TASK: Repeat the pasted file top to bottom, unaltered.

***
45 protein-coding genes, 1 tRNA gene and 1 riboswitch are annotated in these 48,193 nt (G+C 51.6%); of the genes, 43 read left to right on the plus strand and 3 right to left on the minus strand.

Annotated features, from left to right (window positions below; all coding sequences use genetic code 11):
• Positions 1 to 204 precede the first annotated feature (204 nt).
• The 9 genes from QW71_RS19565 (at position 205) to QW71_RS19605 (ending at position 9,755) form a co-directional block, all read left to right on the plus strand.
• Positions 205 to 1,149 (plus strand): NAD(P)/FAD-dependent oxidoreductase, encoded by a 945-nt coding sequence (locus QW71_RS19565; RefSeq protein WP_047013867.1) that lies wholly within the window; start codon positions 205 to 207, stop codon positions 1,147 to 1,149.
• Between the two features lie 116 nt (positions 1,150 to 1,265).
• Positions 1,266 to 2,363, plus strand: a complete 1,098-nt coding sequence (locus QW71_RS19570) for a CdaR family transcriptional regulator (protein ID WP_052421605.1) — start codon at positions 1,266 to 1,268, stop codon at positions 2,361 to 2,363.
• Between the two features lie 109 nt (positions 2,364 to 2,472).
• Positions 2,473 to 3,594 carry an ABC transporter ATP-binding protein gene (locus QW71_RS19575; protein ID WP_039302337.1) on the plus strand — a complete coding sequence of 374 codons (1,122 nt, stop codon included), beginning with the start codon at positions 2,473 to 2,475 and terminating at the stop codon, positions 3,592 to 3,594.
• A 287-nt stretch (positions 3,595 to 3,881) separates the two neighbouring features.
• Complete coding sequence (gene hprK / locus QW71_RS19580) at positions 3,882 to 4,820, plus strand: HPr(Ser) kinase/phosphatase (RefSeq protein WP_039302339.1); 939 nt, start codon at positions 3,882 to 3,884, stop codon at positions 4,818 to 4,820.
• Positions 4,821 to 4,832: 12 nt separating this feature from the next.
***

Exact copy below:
45 protein-coding genes, 1 tRNA gene and 1 riboswitch are annotated in these 48,193 nt (G+C 51.6%); of the genes, 43 read left to right on the plus strand and 3 right to left on the minus strand.

Annotated features, from left to right (window positions below; all coding sequences use genetic code 11):
• Positions 1 to 204 precede the first annotated feature (204 nt).
• The 9 genes from QW71_RS19565 (at position 205) to QW71_RS19605 (ending at position 9,755) form a co-directional block, all read left to right on the plus strand.
• Positions 205 to 1,149 (plus strand): NAD(P)/FAD-dependent oxidoreductase, encoded by a 945-nt coding sequence (locus QW71_RS19565; RefSeq protein WP_047013867.1) that lies wholly within the window; start codon positions 205 to 207, stop codon positions 1,147 to 1,149.
• Between the two features lie 116 nt (positions 1,150 to 1,265).
• Positions 1,266 to 2,363, plus strand: a complete 1,098-nt coding sequence (locus QW71_RS19570) for a CdaR family transcriptional regulator (protein ID WP_052421605.1) — start codon at positions 1,266 to 1,268, stop codon at positions 2,361 to 2,363.
• Between the two features lie 109 nt (positions 2,364 to 2,472).
• Positions 2,473 to 3,594 carry an ABC transporter ATP-binding protein gene (locus QW71_RS19575; protein ID WP_039302337.1) on the plus strand — a complete coding sequence of 374 codons (1,122 nt, stop codon included), beginning with the start codon at positions 2,473 to 2,475 and terminating at the stop codon, positions 3,592 to 3,594.
• A 287-nt stretch (positions 3,595 to 3,881) separates the two neighbouring features.
• Complete coding sequence (gene hprK / locus QW71_RS19580) at positions 3,882 to 4,820, plus strand: HPr(Ser) kinase/phosphatase (RefSeq protein WP_039302339.1); 939 nt, start codon at positions 3,882 to 3,884, stop codon at positions 4,818 to 4,820.
• Positions 4,821 to 4,832: 12 nt separating this feature from the next.